“…in vain do they worship me, teaching as doctrines the commandments of men.” (Matthew 15:9, ESV)

With Reformation Sunday almost upon us, and our annual remembrance of Luther’s famous protest, nailing 95 theses to the Castle Church door in Wittenburg, we might well ask: was it all necessary? Would the Reformers, not to mention the cause of a united Christendom, not have been better served by working patiently from within the Roman Church to reform some of its undoubted excesses.

In Calvin’s day, many said as much. Calls for moderation and for tolerance abounded, far better, they said, to have unity and a few errors than truth with division! Which do you think is more important, “Unity or Truth?” Answering this question, William Gurnall, the 17th Century Puritan, said, “Unity without truth is no better than conspiracy!” 

As you might expect Calvin responded to these charges forcefully and in writing with a tract entitled, “The Necessity of Reforming the Church.”

In the introduction he said, “There is something specious in the name of moderation, and tolerance is a quality which has a fair appearance and seems worthy of praise.” But, he goes on, to say that to remain silent in the face of deadly error is not meekness but indifference to everything that really matters. If ever there was a word for our own generation, this is it!

When it came to justifying the necessity of reforming the Church, Calvin said two issues explain the whole matter — two issues that “comprehend…the whole substance of Christianity,” and from them every other part flows. “The Knowledge, first, of the mode in which God is duly worshipped; and, secondly, of the source from which salvation is to be obtained." If we lose these, Calvin said, we lose everything. This was what was at stake in the Reformation: the Roman Catholic Church had (and still has) lost the very essence, the heart and the soul of Christianity. Although people can be saved despite these errors, they will never be saved because of them. Worse, they will be forever led astray from the true worship of the true God.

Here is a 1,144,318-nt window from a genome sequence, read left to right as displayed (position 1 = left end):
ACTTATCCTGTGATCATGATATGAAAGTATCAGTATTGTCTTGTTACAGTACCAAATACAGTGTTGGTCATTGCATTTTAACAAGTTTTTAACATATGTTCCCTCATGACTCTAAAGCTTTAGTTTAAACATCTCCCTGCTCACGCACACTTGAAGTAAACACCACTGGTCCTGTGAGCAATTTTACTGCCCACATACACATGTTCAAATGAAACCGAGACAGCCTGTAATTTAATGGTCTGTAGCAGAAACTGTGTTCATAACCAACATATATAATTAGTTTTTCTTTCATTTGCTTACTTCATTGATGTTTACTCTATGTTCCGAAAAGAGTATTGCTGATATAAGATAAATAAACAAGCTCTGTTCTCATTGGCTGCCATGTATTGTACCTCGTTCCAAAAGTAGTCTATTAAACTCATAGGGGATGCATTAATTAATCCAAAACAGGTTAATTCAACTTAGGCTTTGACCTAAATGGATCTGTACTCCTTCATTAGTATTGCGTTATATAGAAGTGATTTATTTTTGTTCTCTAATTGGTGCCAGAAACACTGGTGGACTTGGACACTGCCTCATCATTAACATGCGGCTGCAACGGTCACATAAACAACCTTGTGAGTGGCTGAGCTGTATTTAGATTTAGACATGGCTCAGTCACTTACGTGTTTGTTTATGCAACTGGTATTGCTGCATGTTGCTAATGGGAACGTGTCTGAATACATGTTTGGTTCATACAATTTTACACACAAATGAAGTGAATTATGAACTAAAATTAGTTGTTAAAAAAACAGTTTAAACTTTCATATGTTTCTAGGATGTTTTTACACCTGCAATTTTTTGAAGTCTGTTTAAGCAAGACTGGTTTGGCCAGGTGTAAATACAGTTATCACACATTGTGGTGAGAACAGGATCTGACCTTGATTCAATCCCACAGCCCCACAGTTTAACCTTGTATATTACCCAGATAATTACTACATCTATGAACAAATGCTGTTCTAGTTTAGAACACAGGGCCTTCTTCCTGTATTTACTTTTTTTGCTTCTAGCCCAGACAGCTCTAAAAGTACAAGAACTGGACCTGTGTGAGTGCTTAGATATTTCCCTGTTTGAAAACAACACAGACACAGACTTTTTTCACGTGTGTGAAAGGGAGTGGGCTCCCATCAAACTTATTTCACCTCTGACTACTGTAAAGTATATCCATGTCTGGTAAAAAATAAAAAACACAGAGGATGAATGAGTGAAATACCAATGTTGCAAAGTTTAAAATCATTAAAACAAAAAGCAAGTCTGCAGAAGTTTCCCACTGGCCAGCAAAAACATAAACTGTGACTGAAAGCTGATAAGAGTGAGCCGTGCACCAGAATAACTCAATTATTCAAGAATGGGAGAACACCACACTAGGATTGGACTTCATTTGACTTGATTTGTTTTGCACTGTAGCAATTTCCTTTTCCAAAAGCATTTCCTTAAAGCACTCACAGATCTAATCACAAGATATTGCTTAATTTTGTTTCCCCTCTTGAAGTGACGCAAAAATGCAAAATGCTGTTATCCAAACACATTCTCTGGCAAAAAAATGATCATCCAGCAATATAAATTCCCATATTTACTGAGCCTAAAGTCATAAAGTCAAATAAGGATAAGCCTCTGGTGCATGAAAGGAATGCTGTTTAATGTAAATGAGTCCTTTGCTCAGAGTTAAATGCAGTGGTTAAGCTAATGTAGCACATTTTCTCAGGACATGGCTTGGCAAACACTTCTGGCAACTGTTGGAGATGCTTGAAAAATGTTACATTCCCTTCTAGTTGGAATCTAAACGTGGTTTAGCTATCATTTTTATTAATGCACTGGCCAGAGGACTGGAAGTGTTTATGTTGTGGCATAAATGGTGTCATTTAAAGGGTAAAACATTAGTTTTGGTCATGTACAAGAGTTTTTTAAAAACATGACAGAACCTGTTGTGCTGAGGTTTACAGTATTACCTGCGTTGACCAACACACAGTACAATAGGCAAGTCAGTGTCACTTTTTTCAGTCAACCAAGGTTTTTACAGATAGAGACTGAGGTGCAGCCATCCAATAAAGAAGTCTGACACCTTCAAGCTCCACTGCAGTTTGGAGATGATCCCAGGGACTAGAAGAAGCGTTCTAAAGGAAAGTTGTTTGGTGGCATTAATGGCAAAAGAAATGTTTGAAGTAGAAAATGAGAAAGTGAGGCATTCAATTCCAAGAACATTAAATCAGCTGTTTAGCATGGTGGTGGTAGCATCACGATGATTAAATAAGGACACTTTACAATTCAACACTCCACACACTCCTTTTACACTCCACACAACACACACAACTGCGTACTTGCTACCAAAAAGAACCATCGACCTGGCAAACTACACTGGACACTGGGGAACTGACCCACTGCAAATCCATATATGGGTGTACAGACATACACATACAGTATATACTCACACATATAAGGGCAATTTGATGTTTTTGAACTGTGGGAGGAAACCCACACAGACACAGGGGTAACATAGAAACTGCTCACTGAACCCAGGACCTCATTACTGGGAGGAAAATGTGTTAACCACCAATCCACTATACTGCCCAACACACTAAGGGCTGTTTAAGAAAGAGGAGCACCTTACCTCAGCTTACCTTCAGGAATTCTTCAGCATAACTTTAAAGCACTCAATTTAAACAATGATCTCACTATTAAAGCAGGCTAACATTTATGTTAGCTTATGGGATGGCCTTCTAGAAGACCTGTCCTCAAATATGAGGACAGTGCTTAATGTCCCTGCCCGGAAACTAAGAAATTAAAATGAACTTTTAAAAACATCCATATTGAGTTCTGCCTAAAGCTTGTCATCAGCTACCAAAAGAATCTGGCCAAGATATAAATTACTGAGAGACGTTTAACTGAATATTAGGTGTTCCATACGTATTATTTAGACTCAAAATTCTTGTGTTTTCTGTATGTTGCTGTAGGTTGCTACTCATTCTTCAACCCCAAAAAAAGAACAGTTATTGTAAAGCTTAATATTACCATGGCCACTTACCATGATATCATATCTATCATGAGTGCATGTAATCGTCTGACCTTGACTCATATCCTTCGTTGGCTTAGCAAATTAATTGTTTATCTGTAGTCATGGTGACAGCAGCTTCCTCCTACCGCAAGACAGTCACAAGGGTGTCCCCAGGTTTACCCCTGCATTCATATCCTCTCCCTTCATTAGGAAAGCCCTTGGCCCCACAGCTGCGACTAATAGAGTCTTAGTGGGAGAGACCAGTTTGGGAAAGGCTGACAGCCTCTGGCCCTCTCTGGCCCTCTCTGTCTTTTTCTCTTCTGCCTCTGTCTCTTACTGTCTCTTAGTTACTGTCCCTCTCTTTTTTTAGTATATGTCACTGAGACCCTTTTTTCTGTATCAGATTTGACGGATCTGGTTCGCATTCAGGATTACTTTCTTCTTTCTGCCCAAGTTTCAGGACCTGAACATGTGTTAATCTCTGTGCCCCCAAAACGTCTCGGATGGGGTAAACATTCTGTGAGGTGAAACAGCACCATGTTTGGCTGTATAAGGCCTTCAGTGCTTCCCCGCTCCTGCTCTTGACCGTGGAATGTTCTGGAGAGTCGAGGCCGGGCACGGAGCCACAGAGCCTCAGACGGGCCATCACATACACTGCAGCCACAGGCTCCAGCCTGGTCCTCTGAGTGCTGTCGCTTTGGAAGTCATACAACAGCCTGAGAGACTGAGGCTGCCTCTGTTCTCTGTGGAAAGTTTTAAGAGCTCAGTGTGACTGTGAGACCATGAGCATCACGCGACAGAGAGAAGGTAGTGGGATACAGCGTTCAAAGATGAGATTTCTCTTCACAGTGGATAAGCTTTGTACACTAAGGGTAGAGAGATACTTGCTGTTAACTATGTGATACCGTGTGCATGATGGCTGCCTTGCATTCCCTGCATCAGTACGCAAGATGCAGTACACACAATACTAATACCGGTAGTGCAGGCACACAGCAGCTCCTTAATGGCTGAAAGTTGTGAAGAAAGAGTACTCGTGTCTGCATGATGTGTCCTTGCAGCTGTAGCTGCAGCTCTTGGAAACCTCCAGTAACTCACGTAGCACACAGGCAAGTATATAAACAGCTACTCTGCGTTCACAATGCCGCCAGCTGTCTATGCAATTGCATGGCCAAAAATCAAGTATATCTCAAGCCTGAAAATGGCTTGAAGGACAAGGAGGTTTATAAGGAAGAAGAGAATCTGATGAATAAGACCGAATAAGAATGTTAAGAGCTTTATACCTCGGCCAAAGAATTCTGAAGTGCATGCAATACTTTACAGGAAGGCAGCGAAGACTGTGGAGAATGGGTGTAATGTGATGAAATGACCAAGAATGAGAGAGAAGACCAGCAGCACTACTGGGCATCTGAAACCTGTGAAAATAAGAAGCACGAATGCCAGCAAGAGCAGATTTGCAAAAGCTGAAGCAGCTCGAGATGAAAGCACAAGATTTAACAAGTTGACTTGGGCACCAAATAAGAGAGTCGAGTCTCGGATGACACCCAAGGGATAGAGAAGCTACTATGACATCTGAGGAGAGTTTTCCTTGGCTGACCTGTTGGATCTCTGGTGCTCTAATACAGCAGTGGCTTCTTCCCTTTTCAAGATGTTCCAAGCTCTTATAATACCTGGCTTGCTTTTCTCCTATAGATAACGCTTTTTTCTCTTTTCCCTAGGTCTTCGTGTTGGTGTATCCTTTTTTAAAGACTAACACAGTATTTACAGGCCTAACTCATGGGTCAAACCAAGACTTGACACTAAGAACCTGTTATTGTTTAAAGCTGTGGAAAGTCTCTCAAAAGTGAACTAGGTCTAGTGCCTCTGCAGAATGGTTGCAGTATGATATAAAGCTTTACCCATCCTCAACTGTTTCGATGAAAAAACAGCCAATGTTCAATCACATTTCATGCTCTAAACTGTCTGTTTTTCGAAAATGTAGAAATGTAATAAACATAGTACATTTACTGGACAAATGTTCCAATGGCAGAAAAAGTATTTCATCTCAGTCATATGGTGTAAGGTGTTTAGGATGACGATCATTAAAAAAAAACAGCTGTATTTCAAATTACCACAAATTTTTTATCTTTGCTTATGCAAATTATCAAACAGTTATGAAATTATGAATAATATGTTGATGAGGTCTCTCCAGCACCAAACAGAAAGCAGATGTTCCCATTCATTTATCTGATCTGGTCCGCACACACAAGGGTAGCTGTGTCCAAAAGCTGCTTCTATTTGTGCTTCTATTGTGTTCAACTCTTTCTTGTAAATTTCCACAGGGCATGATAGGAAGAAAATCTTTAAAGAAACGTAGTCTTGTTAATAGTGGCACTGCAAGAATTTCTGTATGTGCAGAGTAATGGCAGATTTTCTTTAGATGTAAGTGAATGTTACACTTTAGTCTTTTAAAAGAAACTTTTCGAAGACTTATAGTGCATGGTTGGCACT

You might find it surprising to see Calvin put worship before the gospel? Surely, you might think, the gospel should come first? Surely this was the great aim and benefit of the Reformation: to rescue and restore the gospel from its Popish, medieval, man-centered, works-based legal framework? But Calvin intentionally said, “No!” The most important principal necessitating the Protestant Reformation was not recovering the true gospel, it was recovering true worship. The gospel is a means to that end. By the gospel men are rescued from the idolatry of the self, and saved to the praise of the glory of God's grace (Ephesians 1), to proclaim the excellency of Him who called them out of darkness into His marvelous light (1Peter 2). In short, the gospel exists because worship doesn’t! Consequently, without the saving work of Christ, God is robbed of His glory.

You will never understand the animus driving the Reformation, if you don’t understand the Reformers’ passion for true doxology — worship driven and defined by Sola Scriptura (Scripture alone as its only rule). On this, Calvin was just as emphatic:

“I know how difficult it is to persuade the world that God disapproves of all modes of worship not expressly sanctioned by his word. The opposite persuasion which cleaves to them, being seated, as it were, in their very bones and marrow, is, that whatever they do has in itself a sufficient sanction, provided it exhibits some kind of zeal for the honor of God. (But) the words of God are clear and distinct, “Obedience is better than sacrifice.” “In vain do they worship me, teaching for doctrines the commandments of men,” (1Sam 15:22; Matt 15:9).”

With Reformation Sunday fast upon us, this should give us all pause to consider: Is worship the animating force of our lives? Is this what the gospel has done to you and to me — turned us into true worshippers, who worship in Spirit and in Truth? This is the reason for the universe’s existence. Is it the reason for your existence? What would your life look like if it was? How would your working week change? What about your weekend and your Lord’s Day? May God gives us all the grace to rise above the inertia of an earthbound soul— grace to become men and women who live and who love to worship.